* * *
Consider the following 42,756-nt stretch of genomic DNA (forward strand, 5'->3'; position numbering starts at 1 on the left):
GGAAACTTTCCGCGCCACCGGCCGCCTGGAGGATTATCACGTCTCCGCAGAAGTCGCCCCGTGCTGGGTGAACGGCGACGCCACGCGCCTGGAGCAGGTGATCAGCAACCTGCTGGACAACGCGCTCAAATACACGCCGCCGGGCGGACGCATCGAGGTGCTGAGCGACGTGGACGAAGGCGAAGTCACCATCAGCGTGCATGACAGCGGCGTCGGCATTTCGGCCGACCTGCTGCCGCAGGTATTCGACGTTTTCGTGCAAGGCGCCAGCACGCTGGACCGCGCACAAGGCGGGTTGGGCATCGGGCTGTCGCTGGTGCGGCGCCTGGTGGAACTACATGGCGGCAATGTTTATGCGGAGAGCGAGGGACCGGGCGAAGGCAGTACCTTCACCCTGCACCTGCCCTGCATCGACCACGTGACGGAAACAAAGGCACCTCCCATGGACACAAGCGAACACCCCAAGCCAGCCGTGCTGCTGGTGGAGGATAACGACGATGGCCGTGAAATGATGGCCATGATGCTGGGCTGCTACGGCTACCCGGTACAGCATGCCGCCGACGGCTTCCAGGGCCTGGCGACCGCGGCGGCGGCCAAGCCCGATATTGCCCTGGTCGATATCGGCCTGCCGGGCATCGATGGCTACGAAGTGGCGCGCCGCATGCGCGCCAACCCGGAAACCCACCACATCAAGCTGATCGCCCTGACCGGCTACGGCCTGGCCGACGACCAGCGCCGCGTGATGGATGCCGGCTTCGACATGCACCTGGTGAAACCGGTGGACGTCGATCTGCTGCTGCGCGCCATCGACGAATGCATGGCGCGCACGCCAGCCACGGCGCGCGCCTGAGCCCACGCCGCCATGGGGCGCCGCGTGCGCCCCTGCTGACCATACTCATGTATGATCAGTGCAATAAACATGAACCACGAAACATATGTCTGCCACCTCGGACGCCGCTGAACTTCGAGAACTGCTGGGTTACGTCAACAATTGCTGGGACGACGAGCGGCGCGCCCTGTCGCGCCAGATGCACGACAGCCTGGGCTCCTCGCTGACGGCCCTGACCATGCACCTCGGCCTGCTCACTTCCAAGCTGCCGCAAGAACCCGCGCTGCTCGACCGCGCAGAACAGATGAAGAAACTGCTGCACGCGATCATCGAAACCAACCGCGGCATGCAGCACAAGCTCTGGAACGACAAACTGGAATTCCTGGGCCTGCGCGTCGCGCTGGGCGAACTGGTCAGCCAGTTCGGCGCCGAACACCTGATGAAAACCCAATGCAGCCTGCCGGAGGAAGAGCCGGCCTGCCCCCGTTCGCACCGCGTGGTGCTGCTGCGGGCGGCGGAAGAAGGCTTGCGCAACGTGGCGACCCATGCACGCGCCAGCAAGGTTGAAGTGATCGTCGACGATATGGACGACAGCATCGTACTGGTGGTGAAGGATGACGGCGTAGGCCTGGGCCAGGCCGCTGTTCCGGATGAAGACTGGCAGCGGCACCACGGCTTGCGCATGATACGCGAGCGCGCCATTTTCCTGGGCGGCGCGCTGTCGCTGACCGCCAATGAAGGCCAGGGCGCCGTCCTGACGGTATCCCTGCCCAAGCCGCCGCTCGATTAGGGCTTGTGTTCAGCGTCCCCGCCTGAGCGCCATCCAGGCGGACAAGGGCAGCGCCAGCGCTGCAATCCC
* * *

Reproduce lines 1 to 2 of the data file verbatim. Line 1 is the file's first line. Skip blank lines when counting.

Consider the following 42,756-nt stretch of genomic DNA (forward strand, 5'->3'; position numbering starts at 1 on the left):
GGAAACTTTCCGCGCCACCGGCCGCCTGGAGGATTATCACGTCTCCGCAGAAGTCGCCCCGTGCTGGGTGAACGGCGACGCCACGCGCCTGGAGCAGGTGATCAGCAACCTGCTGGACAACGCGCTCAAATACACGCCGCCGGGCGGACGCATCGAGGTGCTGAGCGACGTGGACGAAGGCGAAGTCACCATCAGCGTGCATGACAGCGGCGTCGGCATTTCGGCCGACCTGCTGCCGCAGGTATTCGACGTTTTCGTGCAAGGCGCCAGCACGCTGGACCGCGCACAAGGCGGGTTGGGCATCGGGCTGTCGCTGGTGCGGCGCCTGGTGGAACTACATGGCGGCAATGTTTATGCGGAGAGCGAGGGACCGGGCGAAGGCAGTACCTTCACCCTGCACCTGCCCTGCATCGACCACGTGACGGAAACAAAGGCACCTCCCATGGACACAAGCGAACACCCCAAGCCAGCCGTGCTGCTGGTGGAGGATAACGACGATGGCCGTGAAATGATGGCCATGATGCTGGGCTGCTACGGCTACCCGGTACAGCATGCCGCCGACGGCTTCCAGGGCCTGGCGACCGCGGCGGCGGCCAAGCCCGATATTGCCCTGGTCGATATCGGCCTGCCGGGCATCGATGGCTACGAAGTGGCGCGCCGCATGCGCGCCAACCCGGAAACCCACCACATCAAGCTGATCGCCCTGACCGGCTACGGCCTGGCCGACGACCAGCGCCGCGTGATGGATGCCGGCTTCGACATGCACCTGGTGAAACCGGTGGACGTCGATCTGCTGCTGCGCGCCATCGACGAATGCATGGCGCGCACGCCAGCCACGGCGCGCGCCTGAGCCCACGCCGCCATGGGGCGCCGCGTGCGCCCCTGCTGACCATACTCATGTATGATCAGTGCAATAAACATGAACCACGAAACATATGTCTGCCACCTCGGACGCCGCTGAACTTCGAGAACTGCTGGGTTACGTCAACAATTGCTGGGACGACGAGCGGCGCGCCCTGTCGCGCCAGATGCACGACAGCCTGGGCTCCTCGCTGACGGCCCTGACCATGCACCTCGGCCTGCTCACTTCCAAGCTGCCGCAAGAACCCGCGCTGCTCGACCGCGCAGAACAGATGAAGAAACTGCTGCACGCGATCATCGAAACCAACCGCGGCATGCAGCACAAGCTCTGGAACGACAAACTGGAATTCCTGGGCCTGCGCGTCGCGCTGGGCGAACTGGTCAGCCAGTTCGGCGCCGAACACCTGATGAAAACCCAATGCAGCCTGCCGGAGGAAGAGCCGGCCTGCCCCCGTTCGCACCGCGTGGTGCTGCTGCGGGCGGCGGAAGAAGGCTTGCGCAACGTGGCGACCCATGCACGCGCCAGCAAGGTTGAAGTGATCGTCGACGATATGGACGACAGCATCGTACTGGTGGTGAAGGATGACGGCGTAGGCCTGGGCCAGGCCGCTGTTCCGGATGAAGACTGGCAGCGGCACCACGGCTTGCGCATGATACGCGAGCGCGCCATTTTCCTGGGCGGCGCGCTGTCGCTGACCGCCAATGAAGGCCAGGGCGCCGTCCTGACGGTATCCCTGCCCAAGCCGCCGCTCGATTAGGGCTTGTGTTCAGCGTCCCCGCCTGAGCGCCATCCAGGCGGACAAGGGCAGCGCCAGCGCTGCAATCCC